Analysis: Global power demand to languish in 2009
Source: BI-ME , Author: BI-ME staff
Posted: Tue January 13, 2009 12:00 am

INTERNATIONAL. .The outlook for energy commodities this year remains grim, says a new report from Merril Lynch. Neither cold winter temperatures in the Northern Hemisphere nor a steep fall in the price of energy have provided much support to the demand for oil, natural gas or coal.

In part, the low price elasticity of demand has prevented a recovery in consumption even after a collapse in energy prices. More broadly, as global economic activity continues to deteriorate, the risks to our energy forecasts remain skewed to the downside.

Bad economic data will inhibit a swift recovery in energy

Global leading indicators released in recent weeks have continued to plunge to new lows, suggesting further energy demand weakness ahead. Demand for cars, air travel or steel continues to contract, forcing manufacturers and service providers to downsize factories and service lines in all regions of the world. In turn, the rise in unemployment is further deteriorating energy demand prospects, and Merril Lynch said it does not expect any economic recovery until policy responses start to take hold in second half 2009. Thus, energy markets will remain closely linked to real economic activity, and a near-term rebound in prices is unlikely.

The environment for power generation is challenging

Merril Lynch said electricity demand should continue to suffer in this environment given the high correlation (0.8) to global economic activity. After a peak of 4.8% in 2007, it is estimates a global electricity generation growth of 2.6% for last year. While there is not a historical series for global power generation going back to the Great Depression, the previous two downturns clearly show that electricity intake can get hit hard during a recession. Based on the Merril estimates, world power generation will grow at an annual rate of 0.7% this year, before recovering to 2.2% next year, assuming global GDP growth rates of 0.9% and 3.1% for this year and next.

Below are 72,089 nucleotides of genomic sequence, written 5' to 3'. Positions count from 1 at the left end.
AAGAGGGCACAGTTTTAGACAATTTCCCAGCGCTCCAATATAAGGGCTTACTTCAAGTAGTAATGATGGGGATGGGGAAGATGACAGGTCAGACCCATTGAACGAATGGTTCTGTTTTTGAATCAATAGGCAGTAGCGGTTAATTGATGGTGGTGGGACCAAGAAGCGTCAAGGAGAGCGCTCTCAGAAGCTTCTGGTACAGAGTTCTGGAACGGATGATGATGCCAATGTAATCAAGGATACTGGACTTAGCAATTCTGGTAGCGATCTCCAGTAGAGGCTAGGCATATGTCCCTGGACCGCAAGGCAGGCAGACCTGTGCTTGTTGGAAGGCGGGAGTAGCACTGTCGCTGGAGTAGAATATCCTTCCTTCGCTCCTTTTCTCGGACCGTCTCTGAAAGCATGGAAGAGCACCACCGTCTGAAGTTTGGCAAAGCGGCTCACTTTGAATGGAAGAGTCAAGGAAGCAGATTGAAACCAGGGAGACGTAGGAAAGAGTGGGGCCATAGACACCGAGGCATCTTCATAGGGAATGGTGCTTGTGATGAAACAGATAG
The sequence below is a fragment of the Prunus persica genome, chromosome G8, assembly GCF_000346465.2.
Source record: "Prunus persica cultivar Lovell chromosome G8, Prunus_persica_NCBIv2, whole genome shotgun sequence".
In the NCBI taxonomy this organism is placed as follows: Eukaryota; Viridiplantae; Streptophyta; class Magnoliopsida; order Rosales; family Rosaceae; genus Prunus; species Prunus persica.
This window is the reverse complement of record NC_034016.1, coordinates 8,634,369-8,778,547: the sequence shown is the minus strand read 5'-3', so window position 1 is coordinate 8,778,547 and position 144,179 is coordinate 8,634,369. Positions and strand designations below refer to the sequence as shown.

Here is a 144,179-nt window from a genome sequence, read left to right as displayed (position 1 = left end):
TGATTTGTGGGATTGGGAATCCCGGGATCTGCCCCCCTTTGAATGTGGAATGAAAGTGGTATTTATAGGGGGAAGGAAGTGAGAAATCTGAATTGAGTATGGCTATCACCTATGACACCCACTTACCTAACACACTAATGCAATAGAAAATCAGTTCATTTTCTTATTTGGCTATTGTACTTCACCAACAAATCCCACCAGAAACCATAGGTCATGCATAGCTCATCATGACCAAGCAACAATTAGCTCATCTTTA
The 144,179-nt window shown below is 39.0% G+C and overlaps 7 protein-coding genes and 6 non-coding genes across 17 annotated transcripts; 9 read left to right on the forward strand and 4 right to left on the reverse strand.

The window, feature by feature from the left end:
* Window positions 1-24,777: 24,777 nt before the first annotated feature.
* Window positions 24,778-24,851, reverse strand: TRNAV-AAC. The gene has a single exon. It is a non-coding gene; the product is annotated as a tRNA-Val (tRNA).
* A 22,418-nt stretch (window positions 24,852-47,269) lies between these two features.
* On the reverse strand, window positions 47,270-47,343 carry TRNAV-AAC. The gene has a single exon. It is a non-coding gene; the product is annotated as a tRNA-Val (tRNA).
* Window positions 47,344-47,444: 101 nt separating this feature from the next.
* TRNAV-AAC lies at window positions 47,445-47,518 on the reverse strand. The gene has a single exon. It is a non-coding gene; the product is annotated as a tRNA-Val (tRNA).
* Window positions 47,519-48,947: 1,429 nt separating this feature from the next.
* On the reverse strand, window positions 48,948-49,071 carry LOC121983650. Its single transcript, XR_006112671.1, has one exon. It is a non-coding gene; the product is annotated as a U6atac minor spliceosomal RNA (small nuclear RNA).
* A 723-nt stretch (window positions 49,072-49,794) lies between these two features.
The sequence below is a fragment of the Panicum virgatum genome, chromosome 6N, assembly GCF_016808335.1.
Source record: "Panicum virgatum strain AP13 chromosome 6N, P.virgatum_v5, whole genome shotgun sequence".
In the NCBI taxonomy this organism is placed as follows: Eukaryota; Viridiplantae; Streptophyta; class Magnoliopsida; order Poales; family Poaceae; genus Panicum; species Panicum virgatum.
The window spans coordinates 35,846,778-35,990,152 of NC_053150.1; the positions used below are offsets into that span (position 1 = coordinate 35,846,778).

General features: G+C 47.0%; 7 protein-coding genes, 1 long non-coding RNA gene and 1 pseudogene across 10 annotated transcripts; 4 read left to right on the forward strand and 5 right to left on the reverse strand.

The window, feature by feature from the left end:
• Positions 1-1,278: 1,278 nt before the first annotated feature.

In part, the low price elasticity of demand for oil, natural gas or coal has prevented a recovery in consumption even after a collapse in energy prices. More broadly, as global economic activity continues to deteriorate, the risks to the bank's energy forecasts remain skewed to the downside. Neither a low price nor a cold weather has been able to spur US gas demand, even adjusting for the hurricanes last Autumn. The outlook for gas demand remains weak in 2009.

Power generation provides a good snapshot of the macro economy

How bad is the ongoing contraction in energy consumption? How much worse can it get? Power generation is indeed a very good coincident snapshot of the state of the global economy. Global electricity generation grew at an average rate of 4.2% over the most recent business cycle as global GDP growth neared 5%, compared to 2.5% power supply growth in the decade prior to that when global GDP averaged 3%.